Ultra-Orthodox Holocaust survivors at Zeilsheim DP camp in Germany, preparing to settle at Hafetz Haim, the first Haredi kibbutz, circa 1947 (Yad Vashem)
On the eve of Hanukkah, while the eyes of the world were fixed on the impending demise of one human rights champion, Nelson Mandela, and the sudden, unexpected emergence of another, Pope Francis, one the last century’s lesser-known workers’ rights leaders quietly slipped away in a Jerusalem hospital: Rabbi Avraham Verdiger, the last Knesset representative of the erstwhile Haredi-progressive party Poalei Agudat Yisrael.
Verdiger was born in May 1921 to a prominent Ger Hasidic family in Lodz, Poland, and died on November 27 at age 92. In between he obtained rabbinic ordination at the Mir yeshiva, the Harvard of anti-Hasidic, Lithuanian-style academies; organized ultra-Orthodox refugee aid in postwar Paris; settled in Israel in 1947 and fought in Jewish state’s 1948 war of independence; studied political science in Jerusalem; worked to encourage ultra-Orthodox participation in the military and the workforce; and served the Poalei Agudat Yisrael party as general secretary, Knesset leader and deputy minister from 1951 until 1996, when the party was swept away, a victim of the growing extremism of Haredi politics.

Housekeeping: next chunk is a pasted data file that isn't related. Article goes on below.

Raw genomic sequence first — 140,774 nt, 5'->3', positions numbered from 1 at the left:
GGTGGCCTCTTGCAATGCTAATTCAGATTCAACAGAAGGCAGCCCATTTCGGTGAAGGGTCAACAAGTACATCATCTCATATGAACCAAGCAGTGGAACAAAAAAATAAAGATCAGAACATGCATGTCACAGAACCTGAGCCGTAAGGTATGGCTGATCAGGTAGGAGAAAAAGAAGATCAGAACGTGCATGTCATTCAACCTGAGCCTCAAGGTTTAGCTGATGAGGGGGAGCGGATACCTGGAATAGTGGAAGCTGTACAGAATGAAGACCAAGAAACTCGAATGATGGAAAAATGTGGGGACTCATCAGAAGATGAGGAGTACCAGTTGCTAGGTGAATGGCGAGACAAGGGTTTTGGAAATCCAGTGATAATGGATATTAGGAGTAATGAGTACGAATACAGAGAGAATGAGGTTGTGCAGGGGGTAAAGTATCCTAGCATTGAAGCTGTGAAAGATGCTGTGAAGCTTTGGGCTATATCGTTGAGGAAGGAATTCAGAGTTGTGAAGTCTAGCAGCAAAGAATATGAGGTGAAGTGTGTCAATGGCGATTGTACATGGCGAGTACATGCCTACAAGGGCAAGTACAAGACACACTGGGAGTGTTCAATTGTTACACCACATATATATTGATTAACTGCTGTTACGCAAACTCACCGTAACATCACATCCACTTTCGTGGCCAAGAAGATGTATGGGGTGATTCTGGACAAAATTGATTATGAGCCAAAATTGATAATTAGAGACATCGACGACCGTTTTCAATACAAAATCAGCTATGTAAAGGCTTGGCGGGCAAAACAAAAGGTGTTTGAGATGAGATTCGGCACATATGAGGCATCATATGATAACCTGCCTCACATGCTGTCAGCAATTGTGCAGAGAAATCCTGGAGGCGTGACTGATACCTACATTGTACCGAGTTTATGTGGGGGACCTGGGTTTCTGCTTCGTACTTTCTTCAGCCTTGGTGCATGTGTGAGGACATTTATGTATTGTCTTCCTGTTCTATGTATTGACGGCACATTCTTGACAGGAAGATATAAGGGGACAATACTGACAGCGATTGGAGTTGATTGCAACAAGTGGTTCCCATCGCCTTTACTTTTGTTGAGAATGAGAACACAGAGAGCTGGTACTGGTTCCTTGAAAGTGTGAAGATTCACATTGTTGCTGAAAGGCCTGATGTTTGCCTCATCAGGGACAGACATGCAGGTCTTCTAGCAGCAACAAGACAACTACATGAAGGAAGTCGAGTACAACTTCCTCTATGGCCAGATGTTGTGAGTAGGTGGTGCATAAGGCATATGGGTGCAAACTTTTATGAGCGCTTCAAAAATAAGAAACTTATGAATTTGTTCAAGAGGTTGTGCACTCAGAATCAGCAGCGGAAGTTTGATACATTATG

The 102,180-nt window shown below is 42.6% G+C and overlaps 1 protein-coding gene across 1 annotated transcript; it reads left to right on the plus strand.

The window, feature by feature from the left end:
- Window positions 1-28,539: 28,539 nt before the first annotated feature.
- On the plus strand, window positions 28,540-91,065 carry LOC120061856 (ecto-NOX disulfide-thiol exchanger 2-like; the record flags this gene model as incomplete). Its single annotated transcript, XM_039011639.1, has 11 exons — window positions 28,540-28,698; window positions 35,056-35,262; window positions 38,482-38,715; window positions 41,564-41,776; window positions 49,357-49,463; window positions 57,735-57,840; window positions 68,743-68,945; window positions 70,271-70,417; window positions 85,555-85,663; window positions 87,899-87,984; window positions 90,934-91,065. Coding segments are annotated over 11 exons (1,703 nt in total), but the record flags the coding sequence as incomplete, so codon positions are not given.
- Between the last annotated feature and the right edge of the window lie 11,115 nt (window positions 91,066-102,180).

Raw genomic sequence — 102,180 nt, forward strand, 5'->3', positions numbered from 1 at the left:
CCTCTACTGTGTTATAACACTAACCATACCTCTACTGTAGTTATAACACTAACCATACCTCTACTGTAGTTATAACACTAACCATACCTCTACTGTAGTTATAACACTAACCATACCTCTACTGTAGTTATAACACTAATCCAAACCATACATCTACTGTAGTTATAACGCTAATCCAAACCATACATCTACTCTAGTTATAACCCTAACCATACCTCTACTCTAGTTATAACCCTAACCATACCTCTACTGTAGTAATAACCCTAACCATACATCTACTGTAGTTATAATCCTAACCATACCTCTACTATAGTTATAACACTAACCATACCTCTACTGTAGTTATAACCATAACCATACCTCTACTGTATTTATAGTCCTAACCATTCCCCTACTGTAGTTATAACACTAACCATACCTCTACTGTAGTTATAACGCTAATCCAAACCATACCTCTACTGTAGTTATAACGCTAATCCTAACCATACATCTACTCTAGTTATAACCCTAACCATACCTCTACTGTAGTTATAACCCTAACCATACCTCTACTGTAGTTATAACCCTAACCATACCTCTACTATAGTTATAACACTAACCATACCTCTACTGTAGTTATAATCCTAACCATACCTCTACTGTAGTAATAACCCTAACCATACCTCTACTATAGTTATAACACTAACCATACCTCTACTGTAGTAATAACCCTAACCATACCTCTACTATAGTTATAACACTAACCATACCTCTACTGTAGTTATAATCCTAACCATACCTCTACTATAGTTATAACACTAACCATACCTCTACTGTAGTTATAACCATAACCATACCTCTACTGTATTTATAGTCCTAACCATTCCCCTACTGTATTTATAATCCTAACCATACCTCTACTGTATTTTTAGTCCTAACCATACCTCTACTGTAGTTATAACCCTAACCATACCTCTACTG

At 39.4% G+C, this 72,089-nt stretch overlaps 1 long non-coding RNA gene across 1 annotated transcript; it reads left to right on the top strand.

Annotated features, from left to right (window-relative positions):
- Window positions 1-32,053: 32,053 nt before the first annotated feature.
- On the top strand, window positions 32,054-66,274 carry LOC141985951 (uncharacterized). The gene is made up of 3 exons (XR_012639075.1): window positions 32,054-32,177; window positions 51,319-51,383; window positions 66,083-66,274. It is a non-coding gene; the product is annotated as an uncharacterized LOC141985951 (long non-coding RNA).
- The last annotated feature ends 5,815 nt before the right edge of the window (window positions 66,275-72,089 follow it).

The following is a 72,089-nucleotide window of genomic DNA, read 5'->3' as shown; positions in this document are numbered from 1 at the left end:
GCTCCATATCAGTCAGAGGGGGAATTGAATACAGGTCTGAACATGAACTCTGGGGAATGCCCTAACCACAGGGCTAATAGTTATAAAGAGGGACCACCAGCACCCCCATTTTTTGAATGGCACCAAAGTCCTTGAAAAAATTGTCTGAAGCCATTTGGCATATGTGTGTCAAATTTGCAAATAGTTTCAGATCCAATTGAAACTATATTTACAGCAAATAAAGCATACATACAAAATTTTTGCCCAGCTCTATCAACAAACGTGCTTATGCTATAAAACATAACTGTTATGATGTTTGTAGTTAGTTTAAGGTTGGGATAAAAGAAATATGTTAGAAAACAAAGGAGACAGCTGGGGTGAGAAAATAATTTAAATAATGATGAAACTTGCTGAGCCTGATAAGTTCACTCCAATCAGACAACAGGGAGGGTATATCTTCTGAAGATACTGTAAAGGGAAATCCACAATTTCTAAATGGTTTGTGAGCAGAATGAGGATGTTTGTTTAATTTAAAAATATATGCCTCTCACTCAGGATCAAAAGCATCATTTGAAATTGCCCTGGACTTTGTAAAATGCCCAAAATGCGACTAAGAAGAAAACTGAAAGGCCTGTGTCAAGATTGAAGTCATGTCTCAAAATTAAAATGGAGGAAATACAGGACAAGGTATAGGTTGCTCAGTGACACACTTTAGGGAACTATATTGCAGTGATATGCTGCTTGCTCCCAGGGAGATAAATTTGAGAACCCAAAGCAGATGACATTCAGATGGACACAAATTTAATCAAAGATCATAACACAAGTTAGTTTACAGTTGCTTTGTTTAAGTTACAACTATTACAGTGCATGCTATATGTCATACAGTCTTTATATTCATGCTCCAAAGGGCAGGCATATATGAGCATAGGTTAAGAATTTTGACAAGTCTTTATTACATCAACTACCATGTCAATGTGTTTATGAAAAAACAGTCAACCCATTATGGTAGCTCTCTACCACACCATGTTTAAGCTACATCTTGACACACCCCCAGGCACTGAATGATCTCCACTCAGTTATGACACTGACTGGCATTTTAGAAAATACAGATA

Poalei Agudat Yisrael (“Agudath Israel Workers’ Party”) was formed in Lodz in 1922 to defend the rights of ultra-Orthodox textile and garment workers facing discrimination and harassment from Orthodox Jewish business owners. The party began organizing Orthodox workers in Palestine beginning in 1923. Starting in the the 1930s, under the leadership of Verdiger’s cousin Binyamin Mintz, it built its own network of agricultural communities, including the ultra-Orthodox kibbutzim Hafetz Haim and Shaalavim, to pursue farming according to biblical rules. Its trade union division became an autonomous unit within the Histadrut labor federation in the mid-1950s.